After spending many years at sea (females from different species reach maturity at different ages, with some as old as 20-50 years of age), sea turtles return to the same spots to nest– migrating as far as 1400 miles between their feeding and nesting grounds.

Ecuador’s beaches provide an ideal nesting spot for four sea turtle species (Green Turtles, Leatherbacks, Olive-Ridley and critically endangered Hawksbill sea turtles). Over the past year, we’ve partnered with park rangers along Ecuador’s coast on various sea turtle conservation projects that include underwriting at-sea patrols, removing abandoned drift nets, marking and protecting nests from predators, releasing more than 15,000 sea turtle hatchlings into the sea, and educating the local community about the importance of sea turtles.

Sea turtles, which can live up to 80 years, are an important part of a healthy marine ecosystem and can generate more than one million dollars in annual tourism revenue. This year, WildAid is expanding sea turtle conservation efforts by working with a grassroots wildlife rehabilitation hospital at Machalilla National Park that has treated nearly 150 sea turtles, 10 sea lions and 300 sea birds over the last four years.

Sea turtles treated in the wildlife rehabilitation hospital suffer from various injuries including lesions and internal damage by fishing hooks or from getting trapped in or consuming marine debris/plastics. The wildlife hospital volunteers treat injured marine wildlife from the entire country’s coast.

A sea turtle recovering in Machalilla’s wildlife hospital.

It is the only facility of its kind in Ecuador and was previously funded from t-shirt sales and donations from the community. With improved infrastructure and equipment provided by WildAid, the hospital will expand operations to provide more marine wildlife with a second chance at life. Currently, there are 17 resident turtles undergoing treatment and with our support, veterinarians will be able to treat up to 27 turtles over the next year.

Work with sea turtle populations provides an opportunity to inform our future work in Machalilla, as well as that of other regions. Data collected may include trends in wildlife injuries, infectious diseases, migration patterns, systemic medical issues, and human-animal interactions, among others. This data can help inform and educate tourism and fishing policy, and provide best practices for managing Ecuador’s MPAs and fisheries to conserve the country’s marine biodiversity.

Improved Surveillance to Protect Ecuador’s Manta Populations

WildAid and Conservation International achieve an important milestone in real-time monitoring of Ecuador’s marine environment with the installation of a long-range surveillance camera and real-time monitoring software (AIS) on Isla de la Plata.

The park rangers at Isla de la Plata, a part of Ecuador’s Machalilla National Park, now have increased protection for their waters. Nicknamed “Little Galapagos” by the locals, the uninhabited island off the mainland coast is home to five species of sea turtles, 20 species of whales and dolphins, hammerhead and whale sharks, and countless species of fish, corals and mollusks. It’s also home to the largest population of Giant Manta Rays (Manta birostris), estimated at 1,500 individuals.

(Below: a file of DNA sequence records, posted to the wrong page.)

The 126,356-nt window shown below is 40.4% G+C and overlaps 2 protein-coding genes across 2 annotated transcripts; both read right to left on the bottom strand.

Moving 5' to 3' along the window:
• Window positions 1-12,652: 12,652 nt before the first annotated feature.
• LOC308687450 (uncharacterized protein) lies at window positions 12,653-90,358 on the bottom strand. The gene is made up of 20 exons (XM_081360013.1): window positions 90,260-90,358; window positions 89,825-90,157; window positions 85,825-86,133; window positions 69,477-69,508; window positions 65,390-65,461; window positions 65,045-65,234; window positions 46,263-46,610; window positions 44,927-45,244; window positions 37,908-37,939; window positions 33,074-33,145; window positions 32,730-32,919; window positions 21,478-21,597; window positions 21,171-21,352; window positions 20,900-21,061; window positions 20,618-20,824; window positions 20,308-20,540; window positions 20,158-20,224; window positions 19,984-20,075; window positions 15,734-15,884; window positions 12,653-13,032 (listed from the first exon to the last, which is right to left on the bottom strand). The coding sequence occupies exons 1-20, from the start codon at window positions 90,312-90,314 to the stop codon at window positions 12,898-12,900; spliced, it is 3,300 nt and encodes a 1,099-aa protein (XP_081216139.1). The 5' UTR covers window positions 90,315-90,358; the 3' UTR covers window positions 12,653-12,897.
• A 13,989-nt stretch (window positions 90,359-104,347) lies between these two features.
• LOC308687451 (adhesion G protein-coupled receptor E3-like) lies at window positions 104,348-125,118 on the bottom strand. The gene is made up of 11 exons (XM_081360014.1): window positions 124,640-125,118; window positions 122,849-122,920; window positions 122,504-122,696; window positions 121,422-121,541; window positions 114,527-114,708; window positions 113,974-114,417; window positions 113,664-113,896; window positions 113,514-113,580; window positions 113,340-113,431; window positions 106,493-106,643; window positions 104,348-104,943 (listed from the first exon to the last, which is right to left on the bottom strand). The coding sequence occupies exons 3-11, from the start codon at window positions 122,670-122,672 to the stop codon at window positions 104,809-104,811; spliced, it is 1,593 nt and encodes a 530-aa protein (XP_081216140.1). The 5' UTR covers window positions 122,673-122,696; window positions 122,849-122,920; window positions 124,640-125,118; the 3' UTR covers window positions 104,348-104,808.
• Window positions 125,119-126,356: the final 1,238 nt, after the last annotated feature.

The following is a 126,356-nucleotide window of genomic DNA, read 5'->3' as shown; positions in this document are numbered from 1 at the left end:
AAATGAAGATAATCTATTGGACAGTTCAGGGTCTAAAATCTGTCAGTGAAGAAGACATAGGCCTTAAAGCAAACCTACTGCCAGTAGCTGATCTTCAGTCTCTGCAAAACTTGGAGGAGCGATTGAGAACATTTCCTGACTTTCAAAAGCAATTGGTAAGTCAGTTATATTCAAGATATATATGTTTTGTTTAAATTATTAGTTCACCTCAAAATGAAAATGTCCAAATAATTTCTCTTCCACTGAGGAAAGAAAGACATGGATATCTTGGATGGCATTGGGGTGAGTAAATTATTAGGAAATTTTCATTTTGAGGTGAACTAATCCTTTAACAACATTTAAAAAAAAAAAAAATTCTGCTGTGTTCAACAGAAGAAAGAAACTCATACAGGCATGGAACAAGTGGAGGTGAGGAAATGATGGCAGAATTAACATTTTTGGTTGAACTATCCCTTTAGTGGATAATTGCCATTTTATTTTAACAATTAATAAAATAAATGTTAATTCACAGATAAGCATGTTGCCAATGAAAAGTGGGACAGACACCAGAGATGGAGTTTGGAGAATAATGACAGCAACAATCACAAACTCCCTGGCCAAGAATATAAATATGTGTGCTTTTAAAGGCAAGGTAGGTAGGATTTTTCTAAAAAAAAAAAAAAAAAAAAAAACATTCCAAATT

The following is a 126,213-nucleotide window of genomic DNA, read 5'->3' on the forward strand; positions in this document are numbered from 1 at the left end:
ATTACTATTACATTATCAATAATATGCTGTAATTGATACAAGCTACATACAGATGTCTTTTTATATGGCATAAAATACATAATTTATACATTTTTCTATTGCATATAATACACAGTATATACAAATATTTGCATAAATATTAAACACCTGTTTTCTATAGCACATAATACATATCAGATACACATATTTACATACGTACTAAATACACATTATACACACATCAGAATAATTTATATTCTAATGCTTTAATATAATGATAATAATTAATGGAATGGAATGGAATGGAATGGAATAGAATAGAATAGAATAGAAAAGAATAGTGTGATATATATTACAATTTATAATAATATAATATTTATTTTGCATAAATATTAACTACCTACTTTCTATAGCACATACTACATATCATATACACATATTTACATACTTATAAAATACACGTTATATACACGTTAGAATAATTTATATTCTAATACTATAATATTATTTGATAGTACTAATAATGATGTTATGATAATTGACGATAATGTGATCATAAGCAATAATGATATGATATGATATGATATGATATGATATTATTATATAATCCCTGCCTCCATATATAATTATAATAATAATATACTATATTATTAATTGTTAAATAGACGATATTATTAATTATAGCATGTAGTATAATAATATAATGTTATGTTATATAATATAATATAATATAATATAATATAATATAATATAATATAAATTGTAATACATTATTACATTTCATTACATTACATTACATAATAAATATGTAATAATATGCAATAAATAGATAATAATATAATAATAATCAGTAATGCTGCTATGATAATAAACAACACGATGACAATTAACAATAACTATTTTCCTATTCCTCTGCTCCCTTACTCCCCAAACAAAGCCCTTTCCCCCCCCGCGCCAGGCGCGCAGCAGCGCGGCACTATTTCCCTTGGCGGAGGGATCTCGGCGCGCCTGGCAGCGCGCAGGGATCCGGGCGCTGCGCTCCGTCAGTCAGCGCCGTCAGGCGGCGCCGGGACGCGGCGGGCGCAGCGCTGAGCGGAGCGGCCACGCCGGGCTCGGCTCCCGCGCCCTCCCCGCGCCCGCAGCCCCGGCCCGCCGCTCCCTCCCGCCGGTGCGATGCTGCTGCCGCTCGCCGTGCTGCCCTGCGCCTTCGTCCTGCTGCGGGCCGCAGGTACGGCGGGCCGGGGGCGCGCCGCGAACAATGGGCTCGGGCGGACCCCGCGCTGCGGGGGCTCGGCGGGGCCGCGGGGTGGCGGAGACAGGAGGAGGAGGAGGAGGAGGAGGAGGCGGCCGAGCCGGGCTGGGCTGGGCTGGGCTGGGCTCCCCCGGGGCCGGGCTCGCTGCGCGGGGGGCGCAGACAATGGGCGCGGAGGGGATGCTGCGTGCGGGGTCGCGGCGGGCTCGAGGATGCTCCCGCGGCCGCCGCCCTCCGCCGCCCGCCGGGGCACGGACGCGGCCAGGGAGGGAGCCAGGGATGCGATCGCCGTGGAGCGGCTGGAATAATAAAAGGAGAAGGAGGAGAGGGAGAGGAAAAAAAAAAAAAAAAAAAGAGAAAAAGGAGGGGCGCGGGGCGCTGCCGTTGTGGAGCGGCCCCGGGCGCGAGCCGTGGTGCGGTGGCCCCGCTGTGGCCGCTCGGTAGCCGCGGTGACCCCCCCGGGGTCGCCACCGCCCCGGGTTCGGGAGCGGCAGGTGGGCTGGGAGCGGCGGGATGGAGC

Ecuador’s marine biodiversity is important not only for the health of the ocean, but also for the nation’s fishing and tourism industries. In a recent study, we estimated the value of manta tourism at approximately $140 million worldwide.

However, small-scale and commercial fishers frequently engage in illegal fishing that threatens mantas and the health of the marine environment. Trawl and long-line fishing, both popular in Ecuador, affect endangered sharks, sea birds and sea turtles. Unsustainable fishing methods also kill thousands of mantas around the world each year when caught as bycatch.

This month, WildAid and Conservation International achieved an important milestone in real-time monitoring of Ecuador’s marine environment with the installation of a long-range surveillance camera and real-time monitoring software (AIS) on Isla de la Plata. The long-range camera and AIS surveillance are part of a comprehensive marine protection plan that will help park authorities prevent illegal fishing in the area, helping to protect its abundant marine ecosystems.

Electronic surveillance tools provide park rangers with a more cost effective way to identify illegal vessels in the area, and quickly send their patrol boats to apprehend them. Video footage and AIS tracking are also great sources of evidence in environmental trials to ensure that illegal fishers can be fined and sentenced for their actions.

WildAid has already used tools such as these to help park rangers capture and sentence more than 100 industrial and small-scale fishing vessels in the Galapagos, such as the Fer Mary I that was caught with 350 illegally caught sharks in its hold. This system, which will be installed on Santa Clara Island later this year, will be tested on Isla de la Plata to evaluate its effectiveness for monitoring the larger coast of Ecuador.

This work is part of a three-year project in six MPAs in Ecuador to reduce illegal and unsustainable fishing. Our work includes a comprehensive marine protection plan for each site, regular patrols, training for rangers and fisher/ community outreach.

WildAid has helped decrease illegal fishing on Ecuador’s coast since 2014 thanks to the support of the Sandler FoundationConservation International, the Walton Family Foundation and the Overbrook Foundation.